**Down payment on loans**

Borrowers can lower their monthly installment payments (EMIs) by paying for their loans in total upfront or by setting aside money before applying for a loan.

**Compound interest on loan EMIs**

Banks may impose compound interest on loans. Compound interest is calculated by adding interest to the principal amount of loans on top of the already accrued interest. To put it simply, compound interest is the interest you pay on interest. The amount of your monthly, quarterly, half-yearly, or annual installment payments can vary depending on the calculation frequency.

Lenders can impose compound interest rates in the form of annual percentage rates (APRs), which compute the equivalent monthly installment (EMI) by factoring in the interest rate, any additional fees imposed by the lender, and the length of the loan. Compound interest in savings accounts or investment products, on the other hand, can help people accumulate wealth.

**Mis-payment of EMI on loans**

Lending institutions will charge extra interest on top of the installment amount if the borrower is unreliable or misses payments, extending the scheduled due date by a certain number of days.

To avoid defaulting on a loan, which can result in additional fees and damage to one's credit report, borrowers should ensure that there are sufficient funds in their accounts for banks to deduct the EMI amount on the due date.

**Frequently Asked Questions (FAQs)**

**What is the formula used to calculate EMI on loans?**

The formula to calculate EMI is P x R x (1+R)^N / [(1+R)^N-1] – where "P" is the principal loan amount, "N" in tenure in months, and "R" is the prevailing interest rate.

**What is the loan amortization?**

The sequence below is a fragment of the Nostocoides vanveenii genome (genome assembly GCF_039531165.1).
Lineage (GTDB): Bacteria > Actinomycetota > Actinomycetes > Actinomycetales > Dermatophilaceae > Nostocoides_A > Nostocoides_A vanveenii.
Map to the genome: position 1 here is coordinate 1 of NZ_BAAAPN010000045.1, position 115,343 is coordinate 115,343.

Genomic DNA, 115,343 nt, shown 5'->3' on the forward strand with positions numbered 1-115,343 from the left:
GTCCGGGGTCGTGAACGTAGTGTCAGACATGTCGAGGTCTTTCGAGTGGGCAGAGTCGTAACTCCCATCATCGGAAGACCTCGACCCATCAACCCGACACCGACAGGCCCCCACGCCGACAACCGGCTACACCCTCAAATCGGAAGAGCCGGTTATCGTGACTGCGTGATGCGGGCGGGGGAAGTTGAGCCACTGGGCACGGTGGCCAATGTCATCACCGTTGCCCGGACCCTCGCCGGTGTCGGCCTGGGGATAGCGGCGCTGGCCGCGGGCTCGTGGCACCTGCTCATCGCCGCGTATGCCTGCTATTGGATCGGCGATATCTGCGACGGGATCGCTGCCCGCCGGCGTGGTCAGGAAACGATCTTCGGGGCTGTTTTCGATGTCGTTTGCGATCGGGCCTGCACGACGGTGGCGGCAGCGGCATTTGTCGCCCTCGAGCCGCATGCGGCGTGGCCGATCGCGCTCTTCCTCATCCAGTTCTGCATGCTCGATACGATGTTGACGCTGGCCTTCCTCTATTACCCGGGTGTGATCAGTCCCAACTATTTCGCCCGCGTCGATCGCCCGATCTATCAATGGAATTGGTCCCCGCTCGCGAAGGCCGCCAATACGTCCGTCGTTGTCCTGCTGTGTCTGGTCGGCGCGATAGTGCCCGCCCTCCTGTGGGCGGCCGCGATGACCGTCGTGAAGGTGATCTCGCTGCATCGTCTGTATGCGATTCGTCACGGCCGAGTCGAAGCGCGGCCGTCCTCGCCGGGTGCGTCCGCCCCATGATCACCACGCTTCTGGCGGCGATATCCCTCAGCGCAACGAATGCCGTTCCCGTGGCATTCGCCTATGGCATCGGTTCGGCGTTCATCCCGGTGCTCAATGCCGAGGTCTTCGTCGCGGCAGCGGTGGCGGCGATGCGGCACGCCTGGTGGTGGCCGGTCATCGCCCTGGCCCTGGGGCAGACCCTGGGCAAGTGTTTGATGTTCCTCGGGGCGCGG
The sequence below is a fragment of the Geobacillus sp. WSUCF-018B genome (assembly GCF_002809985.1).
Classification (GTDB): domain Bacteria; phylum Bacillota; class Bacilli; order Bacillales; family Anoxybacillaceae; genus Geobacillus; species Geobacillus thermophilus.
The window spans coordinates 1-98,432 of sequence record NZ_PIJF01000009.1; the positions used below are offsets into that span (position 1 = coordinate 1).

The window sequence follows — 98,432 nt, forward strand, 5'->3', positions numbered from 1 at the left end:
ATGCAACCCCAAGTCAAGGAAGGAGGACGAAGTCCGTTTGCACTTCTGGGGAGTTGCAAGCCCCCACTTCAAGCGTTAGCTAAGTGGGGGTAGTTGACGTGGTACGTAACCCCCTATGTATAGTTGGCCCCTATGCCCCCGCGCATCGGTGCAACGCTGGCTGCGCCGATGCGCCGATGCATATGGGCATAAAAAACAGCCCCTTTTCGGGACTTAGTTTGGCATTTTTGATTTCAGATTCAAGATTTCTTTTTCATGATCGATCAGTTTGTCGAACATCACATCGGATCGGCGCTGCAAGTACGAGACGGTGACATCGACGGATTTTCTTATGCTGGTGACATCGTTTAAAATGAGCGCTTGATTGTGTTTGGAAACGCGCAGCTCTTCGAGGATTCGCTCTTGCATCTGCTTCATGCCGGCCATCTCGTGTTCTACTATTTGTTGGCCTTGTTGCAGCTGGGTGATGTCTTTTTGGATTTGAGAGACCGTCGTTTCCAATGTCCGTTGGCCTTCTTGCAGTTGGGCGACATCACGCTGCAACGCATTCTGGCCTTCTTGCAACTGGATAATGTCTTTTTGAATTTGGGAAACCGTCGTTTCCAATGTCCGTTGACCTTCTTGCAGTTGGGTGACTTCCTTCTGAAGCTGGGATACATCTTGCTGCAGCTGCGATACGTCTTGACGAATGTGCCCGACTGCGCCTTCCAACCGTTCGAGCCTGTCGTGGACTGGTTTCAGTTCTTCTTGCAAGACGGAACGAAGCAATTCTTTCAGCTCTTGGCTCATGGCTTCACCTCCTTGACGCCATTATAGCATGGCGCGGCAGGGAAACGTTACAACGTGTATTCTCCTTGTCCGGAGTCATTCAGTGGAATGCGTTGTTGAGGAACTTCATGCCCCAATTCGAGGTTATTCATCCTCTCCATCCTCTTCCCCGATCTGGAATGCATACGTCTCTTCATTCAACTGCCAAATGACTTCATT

Loan amortization facilitates the lending institutions' presentation of the interest rate and principal component breakdown, as shown in the table above, for payments to be made throughout the loan.

**What are fixed and floating rates of interest?**

Banks use the base lending rate, or MCLR, to compute the floating rate of interest. When a floating-rate loan has a repayment tenure linked to changes in the base rate, the EMI amount changes accordingly. For fixed rates of interest, the EMI amount is fixed or stays the same during the repayment term.

**What is the charge for missing EMI payments?**

Lending institutions charge extra interest and the EMI amount as a penalty for late payments made by borrowers who cannot make their installments. The fees differ between banks. By ensuring that there are sufficient funds in the account for the banks to deduct the EMI amount on the due date, borrowers can avoid the penalty for missing their EMI.

**What is loan foreclosure?**

Repaying the remaining balance in whole or in part before the planned EMI period is known as loan foreclosure. For example, if the loan has a ten-year (120-month) repayment period and you decide to foreclose on the remaining amount after three years (36 months), the bank might charge a higher rate than the EMI amount to foreclose the loan.